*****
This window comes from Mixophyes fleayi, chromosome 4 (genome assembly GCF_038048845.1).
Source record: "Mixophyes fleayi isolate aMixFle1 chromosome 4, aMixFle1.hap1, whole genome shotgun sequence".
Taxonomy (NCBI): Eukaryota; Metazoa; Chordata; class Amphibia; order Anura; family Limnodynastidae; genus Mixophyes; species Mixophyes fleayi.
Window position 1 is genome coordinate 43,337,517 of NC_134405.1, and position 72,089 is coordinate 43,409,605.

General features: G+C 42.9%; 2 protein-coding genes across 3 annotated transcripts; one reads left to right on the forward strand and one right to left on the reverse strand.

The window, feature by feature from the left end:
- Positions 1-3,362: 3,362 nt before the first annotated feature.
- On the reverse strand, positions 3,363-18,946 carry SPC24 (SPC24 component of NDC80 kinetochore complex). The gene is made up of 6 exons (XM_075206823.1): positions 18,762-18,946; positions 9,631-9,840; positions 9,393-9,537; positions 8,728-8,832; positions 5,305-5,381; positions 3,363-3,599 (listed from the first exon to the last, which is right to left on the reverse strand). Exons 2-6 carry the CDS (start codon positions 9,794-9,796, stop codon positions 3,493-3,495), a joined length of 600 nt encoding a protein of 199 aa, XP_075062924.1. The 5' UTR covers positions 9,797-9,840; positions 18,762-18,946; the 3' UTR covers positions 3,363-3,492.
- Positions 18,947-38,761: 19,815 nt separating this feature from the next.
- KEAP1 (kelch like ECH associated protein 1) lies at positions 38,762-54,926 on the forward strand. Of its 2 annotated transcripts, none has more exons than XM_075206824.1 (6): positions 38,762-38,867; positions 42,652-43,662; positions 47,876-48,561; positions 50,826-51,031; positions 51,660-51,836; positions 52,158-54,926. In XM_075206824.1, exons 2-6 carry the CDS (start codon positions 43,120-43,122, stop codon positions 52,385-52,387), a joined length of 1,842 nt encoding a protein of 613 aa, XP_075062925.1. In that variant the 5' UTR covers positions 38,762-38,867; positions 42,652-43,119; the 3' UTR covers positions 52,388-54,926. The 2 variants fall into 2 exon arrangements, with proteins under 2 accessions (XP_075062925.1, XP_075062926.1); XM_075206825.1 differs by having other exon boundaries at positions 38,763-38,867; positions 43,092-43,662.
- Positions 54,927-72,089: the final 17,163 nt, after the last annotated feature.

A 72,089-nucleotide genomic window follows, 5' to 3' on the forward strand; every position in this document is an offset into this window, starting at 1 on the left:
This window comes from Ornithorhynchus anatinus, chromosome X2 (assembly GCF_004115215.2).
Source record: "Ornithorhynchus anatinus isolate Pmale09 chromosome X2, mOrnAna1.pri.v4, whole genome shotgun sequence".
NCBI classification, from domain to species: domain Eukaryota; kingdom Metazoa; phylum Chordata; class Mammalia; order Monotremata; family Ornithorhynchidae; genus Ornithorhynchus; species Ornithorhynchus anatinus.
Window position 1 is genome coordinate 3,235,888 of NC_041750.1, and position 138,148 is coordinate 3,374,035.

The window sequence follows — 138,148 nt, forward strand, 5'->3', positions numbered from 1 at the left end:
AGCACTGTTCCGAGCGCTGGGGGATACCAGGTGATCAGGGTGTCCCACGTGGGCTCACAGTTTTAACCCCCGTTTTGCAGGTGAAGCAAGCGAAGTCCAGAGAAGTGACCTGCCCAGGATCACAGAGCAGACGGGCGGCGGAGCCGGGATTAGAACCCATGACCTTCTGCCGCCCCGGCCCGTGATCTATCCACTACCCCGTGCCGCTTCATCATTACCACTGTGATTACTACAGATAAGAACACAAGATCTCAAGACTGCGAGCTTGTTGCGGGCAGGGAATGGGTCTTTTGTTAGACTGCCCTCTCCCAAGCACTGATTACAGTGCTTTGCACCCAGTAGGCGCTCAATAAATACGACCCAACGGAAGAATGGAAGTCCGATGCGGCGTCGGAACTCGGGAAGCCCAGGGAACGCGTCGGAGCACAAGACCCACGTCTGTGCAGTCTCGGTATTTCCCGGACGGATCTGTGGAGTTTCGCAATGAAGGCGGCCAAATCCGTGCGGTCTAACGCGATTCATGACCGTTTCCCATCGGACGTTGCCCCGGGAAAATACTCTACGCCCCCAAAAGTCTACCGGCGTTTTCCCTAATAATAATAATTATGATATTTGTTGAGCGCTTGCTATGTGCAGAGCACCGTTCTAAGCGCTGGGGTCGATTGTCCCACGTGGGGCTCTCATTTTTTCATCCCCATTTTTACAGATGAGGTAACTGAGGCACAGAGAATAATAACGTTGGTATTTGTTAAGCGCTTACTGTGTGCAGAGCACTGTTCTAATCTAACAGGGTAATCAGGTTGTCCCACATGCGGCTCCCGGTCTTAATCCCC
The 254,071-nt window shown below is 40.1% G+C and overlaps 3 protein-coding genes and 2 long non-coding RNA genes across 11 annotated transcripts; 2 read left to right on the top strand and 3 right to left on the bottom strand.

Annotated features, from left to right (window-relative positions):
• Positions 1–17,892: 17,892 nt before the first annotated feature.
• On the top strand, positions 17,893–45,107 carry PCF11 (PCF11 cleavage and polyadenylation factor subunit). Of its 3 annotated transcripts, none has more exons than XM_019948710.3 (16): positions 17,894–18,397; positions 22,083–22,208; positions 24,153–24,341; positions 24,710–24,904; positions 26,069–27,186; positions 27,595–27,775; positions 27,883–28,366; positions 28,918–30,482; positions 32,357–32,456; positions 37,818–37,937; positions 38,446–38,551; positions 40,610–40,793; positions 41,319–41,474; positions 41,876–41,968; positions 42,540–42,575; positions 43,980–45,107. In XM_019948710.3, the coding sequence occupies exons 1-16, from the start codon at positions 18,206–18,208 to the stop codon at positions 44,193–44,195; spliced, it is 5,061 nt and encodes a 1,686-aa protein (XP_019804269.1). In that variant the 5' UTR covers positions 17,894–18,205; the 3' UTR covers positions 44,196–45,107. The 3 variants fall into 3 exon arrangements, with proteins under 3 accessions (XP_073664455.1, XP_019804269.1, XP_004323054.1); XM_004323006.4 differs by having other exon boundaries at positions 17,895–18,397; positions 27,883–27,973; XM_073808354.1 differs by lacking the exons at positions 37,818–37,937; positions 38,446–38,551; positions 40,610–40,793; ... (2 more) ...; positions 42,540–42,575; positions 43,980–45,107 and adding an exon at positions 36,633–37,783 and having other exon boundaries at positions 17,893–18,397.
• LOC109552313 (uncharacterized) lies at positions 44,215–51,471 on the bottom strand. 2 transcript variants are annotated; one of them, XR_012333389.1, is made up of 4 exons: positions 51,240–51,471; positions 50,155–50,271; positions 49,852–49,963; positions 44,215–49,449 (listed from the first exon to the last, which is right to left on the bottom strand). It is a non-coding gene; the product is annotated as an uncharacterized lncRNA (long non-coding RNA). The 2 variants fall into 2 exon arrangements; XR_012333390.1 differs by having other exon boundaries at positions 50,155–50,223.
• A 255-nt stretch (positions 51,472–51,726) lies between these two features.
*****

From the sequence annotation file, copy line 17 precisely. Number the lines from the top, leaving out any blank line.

The window sequence follows — 138,148 nt, forward strand, 5'->3', positions numbered from 1 at the left end: